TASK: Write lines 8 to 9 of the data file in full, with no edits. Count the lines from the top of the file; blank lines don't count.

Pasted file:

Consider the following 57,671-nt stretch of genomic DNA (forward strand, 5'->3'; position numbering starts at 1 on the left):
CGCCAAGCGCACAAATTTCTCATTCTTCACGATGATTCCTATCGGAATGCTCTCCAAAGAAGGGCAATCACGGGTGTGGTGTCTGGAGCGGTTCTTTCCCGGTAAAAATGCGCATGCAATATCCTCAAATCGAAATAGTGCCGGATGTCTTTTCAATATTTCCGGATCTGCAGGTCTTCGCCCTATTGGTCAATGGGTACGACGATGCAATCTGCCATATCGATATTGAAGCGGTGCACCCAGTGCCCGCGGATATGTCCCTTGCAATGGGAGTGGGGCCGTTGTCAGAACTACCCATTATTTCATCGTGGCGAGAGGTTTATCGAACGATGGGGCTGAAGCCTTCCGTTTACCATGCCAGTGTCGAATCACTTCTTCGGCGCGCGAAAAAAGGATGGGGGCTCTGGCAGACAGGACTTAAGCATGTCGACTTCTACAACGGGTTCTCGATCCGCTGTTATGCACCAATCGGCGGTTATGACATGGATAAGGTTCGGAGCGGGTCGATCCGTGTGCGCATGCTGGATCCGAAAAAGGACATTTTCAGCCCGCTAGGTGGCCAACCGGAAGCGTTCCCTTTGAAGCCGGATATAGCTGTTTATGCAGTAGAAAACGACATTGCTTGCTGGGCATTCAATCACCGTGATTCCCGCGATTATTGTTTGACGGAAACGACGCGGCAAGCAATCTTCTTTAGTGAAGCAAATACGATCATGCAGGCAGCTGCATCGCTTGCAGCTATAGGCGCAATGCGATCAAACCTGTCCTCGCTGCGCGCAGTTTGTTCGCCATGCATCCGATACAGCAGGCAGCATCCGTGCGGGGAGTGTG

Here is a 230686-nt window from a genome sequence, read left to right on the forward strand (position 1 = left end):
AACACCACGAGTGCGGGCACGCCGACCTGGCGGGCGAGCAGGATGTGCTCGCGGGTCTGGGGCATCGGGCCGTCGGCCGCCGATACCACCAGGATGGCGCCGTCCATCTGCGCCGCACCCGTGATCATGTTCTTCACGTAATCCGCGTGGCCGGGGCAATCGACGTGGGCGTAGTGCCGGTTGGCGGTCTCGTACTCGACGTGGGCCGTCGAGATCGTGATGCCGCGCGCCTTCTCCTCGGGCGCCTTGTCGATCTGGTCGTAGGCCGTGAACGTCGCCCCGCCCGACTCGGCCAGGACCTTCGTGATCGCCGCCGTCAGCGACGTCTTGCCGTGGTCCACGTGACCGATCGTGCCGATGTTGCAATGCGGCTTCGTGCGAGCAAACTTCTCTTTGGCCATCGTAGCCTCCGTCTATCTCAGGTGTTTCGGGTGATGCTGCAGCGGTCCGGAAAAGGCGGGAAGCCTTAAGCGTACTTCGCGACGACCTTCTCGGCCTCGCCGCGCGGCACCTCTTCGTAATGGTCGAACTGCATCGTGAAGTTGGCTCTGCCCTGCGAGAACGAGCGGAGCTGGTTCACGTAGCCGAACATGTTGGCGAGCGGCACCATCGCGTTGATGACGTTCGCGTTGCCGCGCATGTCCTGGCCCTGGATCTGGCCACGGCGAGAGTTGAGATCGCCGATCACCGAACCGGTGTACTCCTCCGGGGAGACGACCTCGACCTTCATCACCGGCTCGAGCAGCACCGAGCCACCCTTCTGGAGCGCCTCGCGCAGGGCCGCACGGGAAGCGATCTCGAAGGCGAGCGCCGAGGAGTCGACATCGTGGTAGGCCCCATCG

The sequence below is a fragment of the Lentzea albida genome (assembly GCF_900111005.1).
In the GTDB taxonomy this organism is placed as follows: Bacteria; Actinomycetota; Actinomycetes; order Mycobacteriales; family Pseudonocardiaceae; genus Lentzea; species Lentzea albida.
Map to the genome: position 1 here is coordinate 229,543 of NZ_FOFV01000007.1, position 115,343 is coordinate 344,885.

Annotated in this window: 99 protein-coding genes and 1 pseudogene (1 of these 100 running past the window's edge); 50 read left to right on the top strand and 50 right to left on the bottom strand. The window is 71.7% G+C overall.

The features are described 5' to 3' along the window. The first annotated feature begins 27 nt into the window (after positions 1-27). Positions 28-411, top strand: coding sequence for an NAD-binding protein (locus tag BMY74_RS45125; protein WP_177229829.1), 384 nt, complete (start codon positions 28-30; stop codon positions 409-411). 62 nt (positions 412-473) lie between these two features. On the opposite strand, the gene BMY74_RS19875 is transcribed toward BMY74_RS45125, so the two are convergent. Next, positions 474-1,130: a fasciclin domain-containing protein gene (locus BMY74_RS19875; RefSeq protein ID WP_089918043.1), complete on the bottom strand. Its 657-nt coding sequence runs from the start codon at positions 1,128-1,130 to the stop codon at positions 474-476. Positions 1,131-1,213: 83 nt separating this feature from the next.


Annotated in this window: 99 protein-coding genes and 1 pseudogene (1 of these 100 running past the window's edge); 50 read left to right on the top strand and 50 right to left on the bottom strand. The window is 71.7% G+C overall.

The features are described 5' to 3' along the window. The first annotated feature begins 27 nt into the window (after positions 1-27). Positions 28-411, top strand: coding sequence for an NAD-binding protein (locus tag BMY74_RS45125; protein WP_177229829.1), 384 nt, complete (start codon positions 28-30; stop codon positions 409-411). 62 nt (positions 412-473) lie between these two features. On the opposite strand, the gene BMY74_RS19875 is transcribed toward BMY74_RS45125, so the two are convergent. Next, positions 474-1,130: a fasciclin domain-containing protein gene (locus BMY74_RS19875; RefSeq protein ID WP_089918043.1), complete on the bottom strand. Its 657-nt coding sequence runs from the start codon at positions 1,128-1,130 to the stop codon at positions 474-476. Positions 1,131-1,213: 83 nt separating this feature from the next.